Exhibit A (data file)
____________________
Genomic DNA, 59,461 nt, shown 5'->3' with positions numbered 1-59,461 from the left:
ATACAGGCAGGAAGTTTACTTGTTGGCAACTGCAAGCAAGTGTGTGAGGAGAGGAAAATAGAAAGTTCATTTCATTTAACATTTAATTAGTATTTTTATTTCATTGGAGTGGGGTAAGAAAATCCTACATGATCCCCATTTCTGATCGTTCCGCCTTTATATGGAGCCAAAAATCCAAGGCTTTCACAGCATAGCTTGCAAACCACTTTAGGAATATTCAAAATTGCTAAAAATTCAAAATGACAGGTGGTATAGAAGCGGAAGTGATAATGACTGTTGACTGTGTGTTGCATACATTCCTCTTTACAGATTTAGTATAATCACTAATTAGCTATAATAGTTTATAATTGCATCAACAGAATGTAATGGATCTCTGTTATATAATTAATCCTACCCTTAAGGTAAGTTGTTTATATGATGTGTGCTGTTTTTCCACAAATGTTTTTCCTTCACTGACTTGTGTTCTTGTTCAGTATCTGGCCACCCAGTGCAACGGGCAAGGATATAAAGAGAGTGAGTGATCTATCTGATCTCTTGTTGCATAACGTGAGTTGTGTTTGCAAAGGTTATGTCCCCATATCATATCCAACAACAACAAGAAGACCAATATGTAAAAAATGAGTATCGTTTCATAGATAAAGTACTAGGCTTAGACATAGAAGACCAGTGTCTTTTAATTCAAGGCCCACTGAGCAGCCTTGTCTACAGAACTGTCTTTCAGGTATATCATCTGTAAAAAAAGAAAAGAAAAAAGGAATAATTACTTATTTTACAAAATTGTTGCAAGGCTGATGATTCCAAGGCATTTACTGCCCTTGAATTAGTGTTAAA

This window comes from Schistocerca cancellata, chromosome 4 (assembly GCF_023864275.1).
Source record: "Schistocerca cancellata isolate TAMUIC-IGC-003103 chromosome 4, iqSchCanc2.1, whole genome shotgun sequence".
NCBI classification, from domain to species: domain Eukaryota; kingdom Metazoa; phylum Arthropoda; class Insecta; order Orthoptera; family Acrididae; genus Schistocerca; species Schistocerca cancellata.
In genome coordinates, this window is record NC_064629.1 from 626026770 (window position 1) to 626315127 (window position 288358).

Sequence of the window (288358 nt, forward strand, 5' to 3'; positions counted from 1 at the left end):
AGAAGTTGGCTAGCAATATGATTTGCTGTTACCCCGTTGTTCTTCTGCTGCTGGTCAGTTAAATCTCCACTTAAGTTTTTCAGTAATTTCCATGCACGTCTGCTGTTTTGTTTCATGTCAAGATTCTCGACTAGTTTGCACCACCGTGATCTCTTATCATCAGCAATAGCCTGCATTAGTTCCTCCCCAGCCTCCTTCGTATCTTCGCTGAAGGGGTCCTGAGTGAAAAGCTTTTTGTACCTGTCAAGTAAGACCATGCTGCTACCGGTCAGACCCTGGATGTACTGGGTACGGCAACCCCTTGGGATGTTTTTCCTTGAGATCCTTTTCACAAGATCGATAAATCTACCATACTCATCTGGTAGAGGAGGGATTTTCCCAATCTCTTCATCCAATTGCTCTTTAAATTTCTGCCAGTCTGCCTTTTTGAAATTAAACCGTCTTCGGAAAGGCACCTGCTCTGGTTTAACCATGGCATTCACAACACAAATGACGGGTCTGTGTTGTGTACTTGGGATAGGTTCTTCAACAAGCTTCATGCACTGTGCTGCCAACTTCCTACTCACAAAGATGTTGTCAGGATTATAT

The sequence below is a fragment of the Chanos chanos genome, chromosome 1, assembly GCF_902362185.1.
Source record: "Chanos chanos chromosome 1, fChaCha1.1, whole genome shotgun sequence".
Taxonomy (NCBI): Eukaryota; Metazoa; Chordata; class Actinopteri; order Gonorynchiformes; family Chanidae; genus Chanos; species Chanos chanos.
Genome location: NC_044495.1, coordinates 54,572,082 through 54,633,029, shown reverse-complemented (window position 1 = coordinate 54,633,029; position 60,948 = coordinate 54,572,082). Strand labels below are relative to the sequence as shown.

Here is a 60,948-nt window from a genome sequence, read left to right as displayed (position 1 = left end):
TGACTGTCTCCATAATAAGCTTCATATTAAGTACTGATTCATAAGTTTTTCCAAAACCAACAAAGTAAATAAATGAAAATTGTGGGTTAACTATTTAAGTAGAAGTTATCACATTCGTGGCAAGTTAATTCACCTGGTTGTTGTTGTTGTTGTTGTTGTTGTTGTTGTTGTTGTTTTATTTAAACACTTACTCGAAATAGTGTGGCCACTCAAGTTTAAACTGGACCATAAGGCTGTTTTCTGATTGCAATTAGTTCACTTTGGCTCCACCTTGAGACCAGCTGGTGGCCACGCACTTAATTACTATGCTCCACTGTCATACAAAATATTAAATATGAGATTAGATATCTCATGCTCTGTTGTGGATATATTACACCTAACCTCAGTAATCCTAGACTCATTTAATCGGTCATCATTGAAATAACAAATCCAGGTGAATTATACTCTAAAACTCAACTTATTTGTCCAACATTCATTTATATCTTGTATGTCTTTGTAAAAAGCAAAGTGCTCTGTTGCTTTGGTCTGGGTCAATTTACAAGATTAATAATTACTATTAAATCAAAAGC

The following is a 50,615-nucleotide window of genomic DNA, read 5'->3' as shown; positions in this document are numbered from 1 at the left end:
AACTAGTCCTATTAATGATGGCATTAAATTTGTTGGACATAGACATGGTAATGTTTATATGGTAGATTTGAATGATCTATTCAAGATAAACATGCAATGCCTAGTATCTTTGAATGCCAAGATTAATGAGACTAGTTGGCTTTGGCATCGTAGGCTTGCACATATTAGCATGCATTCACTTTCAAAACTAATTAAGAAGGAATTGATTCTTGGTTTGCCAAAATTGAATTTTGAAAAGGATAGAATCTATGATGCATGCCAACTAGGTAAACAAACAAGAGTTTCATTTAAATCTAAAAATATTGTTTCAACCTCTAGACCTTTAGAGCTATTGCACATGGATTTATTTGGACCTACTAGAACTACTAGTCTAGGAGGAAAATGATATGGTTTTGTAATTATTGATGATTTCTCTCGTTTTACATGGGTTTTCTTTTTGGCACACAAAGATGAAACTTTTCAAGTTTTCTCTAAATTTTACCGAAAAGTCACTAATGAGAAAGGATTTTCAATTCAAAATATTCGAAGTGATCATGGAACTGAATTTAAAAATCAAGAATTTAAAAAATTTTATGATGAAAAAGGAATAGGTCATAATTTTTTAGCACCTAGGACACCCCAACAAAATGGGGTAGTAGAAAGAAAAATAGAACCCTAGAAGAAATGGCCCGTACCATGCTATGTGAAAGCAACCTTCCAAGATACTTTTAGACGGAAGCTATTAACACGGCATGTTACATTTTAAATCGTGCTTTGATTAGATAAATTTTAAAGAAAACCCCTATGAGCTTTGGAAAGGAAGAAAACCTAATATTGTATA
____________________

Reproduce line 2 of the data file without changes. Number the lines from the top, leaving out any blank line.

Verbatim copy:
ATACAGGCAGGAAGTTTACTTGTTGGCAACTGCAAGCAAGTGTGTGAGGAGAGGAAAATAGAAAGTTCATTTCATTTAACATTTAATTAGTATTTTTATTTCATTGGAGTGGGGTAAGAAAATCCTACATGATCCCCATTTCTGATCGTTCCGCCTTTATATGGAGCCAAAAATCCAAGGCTTTCACAGCATAGCTTGCAAACCACTTTAGGAATATTCAAAATTGCTAAAAATTCAAAATGACAGGTGGTATAGAAGCGGAAGTGATAATGACTGTTGACTGTGTGTTGCATACATTCCTCTTTACAGATTTAGTATAATCACTAATTAGCTATAATAGTTTATAATTGCATCAACAGAATGTAATGGATCTCTGTTATATAATTAATCCTACCCTTAAGGTAAGTTGTTTATATGATGTGTGCTGTTTTTCCACAAATGTTTTTCCTTCACTGACTTGTGTTCTTGTTCAGTATCTGGCCACCCAGTGCAACGGGCAAGGATATAAAGAGAGTGAGTGATCTATCTGATCTCTTGTTGCATAACGTGAGTTGTGTTTGCAAAGGTTATGTCCCCATATCATATCCAACAACAACAAGAAGACCAATATGTAAAAAATGAGTATCGTTTCATAGATAAAGTACTAGGCTTAGACATAGAAGACCAGTGTCTTTTAATTCAAGGCCCACTGAGCAGCCTTGTCTACAGAACTGTCTTTCAGGTATATCATCTGTAAAAAAAGAAAAGAAAAAAGGAATAATTACTTATTTTACAAAATTGTTGCAAGGCTGATGATTCCAAGGCATTTACTGCCCTTGAATTAGTGTTAAA